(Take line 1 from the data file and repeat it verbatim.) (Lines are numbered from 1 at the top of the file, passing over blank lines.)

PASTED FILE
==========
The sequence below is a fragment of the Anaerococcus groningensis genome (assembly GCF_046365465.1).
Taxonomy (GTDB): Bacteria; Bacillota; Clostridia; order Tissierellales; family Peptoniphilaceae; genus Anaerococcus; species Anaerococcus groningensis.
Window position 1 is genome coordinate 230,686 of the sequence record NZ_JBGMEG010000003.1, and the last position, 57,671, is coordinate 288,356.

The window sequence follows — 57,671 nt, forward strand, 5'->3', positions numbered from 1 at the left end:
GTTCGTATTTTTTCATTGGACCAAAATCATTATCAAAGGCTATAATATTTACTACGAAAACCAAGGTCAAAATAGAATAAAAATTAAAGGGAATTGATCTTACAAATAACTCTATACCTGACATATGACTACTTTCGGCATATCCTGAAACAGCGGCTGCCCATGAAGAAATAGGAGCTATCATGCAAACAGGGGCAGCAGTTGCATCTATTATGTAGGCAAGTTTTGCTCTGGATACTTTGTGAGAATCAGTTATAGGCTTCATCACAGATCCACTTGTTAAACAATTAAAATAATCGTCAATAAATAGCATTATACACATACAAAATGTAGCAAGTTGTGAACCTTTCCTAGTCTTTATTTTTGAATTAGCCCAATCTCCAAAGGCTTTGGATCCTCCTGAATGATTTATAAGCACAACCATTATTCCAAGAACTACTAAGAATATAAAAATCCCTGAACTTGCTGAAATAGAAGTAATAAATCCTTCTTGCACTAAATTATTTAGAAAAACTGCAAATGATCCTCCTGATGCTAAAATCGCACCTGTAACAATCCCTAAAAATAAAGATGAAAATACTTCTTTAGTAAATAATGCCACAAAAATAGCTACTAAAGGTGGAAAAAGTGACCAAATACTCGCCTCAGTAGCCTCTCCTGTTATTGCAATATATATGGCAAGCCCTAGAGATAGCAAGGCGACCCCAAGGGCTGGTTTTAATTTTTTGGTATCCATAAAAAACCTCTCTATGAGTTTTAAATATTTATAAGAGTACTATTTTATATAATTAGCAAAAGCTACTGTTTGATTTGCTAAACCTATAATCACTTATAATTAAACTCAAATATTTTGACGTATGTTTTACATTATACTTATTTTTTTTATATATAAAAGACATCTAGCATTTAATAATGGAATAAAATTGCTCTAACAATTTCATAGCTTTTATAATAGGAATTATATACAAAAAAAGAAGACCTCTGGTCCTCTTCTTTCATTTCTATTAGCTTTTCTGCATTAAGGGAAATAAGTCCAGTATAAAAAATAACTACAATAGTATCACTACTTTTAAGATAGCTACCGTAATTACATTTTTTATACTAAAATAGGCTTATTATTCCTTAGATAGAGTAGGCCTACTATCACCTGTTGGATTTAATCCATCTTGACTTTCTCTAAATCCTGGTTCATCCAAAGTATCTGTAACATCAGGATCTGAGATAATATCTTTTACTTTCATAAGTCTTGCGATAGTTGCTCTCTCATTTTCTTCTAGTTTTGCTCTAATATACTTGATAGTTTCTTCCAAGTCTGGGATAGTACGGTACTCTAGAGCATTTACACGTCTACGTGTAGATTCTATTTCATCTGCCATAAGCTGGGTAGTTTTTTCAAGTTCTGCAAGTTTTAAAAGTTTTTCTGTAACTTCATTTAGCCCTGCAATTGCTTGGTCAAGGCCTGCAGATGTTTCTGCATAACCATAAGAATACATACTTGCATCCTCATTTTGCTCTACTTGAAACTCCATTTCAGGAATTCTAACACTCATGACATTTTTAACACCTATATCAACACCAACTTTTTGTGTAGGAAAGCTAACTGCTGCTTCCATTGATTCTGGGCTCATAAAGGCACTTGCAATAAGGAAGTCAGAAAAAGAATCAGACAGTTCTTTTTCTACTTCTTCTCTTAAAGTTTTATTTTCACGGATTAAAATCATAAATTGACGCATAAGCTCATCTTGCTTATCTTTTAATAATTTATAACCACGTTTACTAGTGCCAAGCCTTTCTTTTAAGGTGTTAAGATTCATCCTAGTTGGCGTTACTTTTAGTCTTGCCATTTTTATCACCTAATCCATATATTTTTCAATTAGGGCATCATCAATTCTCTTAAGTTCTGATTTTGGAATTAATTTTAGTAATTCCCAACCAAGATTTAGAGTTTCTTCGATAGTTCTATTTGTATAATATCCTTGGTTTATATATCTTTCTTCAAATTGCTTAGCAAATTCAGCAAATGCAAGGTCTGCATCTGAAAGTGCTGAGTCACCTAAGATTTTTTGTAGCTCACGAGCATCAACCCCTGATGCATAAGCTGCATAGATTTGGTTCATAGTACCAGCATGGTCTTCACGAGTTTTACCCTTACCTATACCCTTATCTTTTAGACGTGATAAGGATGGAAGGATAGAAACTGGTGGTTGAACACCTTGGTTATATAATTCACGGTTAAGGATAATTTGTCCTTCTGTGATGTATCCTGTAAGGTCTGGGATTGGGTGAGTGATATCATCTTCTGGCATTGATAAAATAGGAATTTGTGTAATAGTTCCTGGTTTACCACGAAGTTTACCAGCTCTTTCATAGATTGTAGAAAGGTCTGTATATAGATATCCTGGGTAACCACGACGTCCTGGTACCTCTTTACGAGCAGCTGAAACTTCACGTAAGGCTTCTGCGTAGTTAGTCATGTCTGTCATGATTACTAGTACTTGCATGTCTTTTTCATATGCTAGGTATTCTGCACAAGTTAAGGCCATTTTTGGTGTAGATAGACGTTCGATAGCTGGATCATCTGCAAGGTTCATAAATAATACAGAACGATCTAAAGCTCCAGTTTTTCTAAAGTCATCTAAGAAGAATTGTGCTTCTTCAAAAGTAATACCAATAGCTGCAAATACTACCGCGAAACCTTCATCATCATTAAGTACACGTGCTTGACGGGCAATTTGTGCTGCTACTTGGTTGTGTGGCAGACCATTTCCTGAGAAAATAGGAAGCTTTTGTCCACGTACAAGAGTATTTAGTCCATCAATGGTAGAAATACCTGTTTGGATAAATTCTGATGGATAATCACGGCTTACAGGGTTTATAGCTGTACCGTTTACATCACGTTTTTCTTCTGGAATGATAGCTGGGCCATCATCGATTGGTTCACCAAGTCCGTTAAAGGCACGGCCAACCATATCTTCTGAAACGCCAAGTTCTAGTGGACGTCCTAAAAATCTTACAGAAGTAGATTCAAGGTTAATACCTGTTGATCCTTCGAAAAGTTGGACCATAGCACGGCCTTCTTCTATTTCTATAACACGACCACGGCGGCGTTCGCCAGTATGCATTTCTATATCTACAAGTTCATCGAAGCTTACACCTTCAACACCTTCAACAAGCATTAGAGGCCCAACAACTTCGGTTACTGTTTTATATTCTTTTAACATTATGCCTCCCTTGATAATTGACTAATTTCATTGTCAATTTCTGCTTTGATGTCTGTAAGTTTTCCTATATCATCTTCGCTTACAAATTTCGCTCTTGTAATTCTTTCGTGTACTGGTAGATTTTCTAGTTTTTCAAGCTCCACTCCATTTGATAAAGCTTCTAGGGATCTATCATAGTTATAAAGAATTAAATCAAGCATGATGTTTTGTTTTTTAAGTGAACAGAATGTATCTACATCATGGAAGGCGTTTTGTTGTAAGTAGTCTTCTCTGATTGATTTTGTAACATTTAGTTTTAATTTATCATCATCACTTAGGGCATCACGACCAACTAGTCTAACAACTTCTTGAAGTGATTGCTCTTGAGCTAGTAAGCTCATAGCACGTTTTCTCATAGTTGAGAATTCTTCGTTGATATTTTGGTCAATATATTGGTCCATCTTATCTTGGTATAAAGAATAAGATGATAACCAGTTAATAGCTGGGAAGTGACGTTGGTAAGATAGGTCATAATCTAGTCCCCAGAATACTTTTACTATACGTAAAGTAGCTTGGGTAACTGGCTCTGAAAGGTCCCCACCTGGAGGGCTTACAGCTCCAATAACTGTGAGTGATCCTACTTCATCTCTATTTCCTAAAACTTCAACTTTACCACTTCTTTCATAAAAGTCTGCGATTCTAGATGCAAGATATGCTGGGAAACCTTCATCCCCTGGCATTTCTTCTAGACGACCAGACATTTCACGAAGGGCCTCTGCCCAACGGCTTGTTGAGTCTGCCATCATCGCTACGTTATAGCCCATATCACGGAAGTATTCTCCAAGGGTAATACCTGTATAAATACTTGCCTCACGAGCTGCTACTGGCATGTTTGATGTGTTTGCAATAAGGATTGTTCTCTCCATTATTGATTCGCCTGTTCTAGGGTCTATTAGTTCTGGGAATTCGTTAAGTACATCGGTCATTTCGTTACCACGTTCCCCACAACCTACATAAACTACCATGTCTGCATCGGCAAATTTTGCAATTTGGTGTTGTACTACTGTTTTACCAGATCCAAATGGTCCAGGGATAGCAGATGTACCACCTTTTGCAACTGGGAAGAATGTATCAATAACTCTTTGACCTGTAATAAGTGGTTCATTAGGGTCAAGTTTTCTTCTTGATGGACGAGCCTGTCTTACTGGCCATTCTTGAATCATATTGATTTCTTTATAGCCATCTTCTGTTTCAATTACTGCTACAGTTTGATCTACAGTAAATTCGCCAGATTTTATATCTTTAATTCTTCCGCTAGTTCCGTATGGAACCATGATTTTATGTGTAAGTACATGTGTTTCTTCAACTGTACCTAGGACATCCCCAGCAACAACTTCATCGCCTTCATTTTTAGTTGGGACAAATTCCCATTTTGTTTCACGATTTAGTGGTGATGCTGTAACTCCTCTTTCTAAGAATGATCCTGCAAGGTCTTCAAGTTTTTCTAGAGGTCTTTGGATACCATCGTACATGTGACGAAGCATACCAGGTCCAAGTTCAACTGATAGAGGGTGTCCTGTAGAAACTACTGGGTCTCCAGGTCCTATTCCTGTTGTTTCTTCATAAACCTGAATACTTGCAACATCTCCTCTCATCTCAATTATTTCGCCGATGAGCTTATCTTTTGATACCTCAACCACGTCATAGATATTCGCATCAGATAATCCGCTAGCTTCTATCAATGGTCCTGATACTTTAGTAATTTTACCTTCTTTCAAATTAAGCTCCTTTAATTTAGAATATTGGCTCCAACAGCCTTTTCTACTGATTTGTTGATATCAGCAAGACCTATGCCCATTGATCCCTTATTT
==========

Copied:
The sequence below is a fragment of the Anaerococcus groningensis genome (assembly GCF_046365465.1).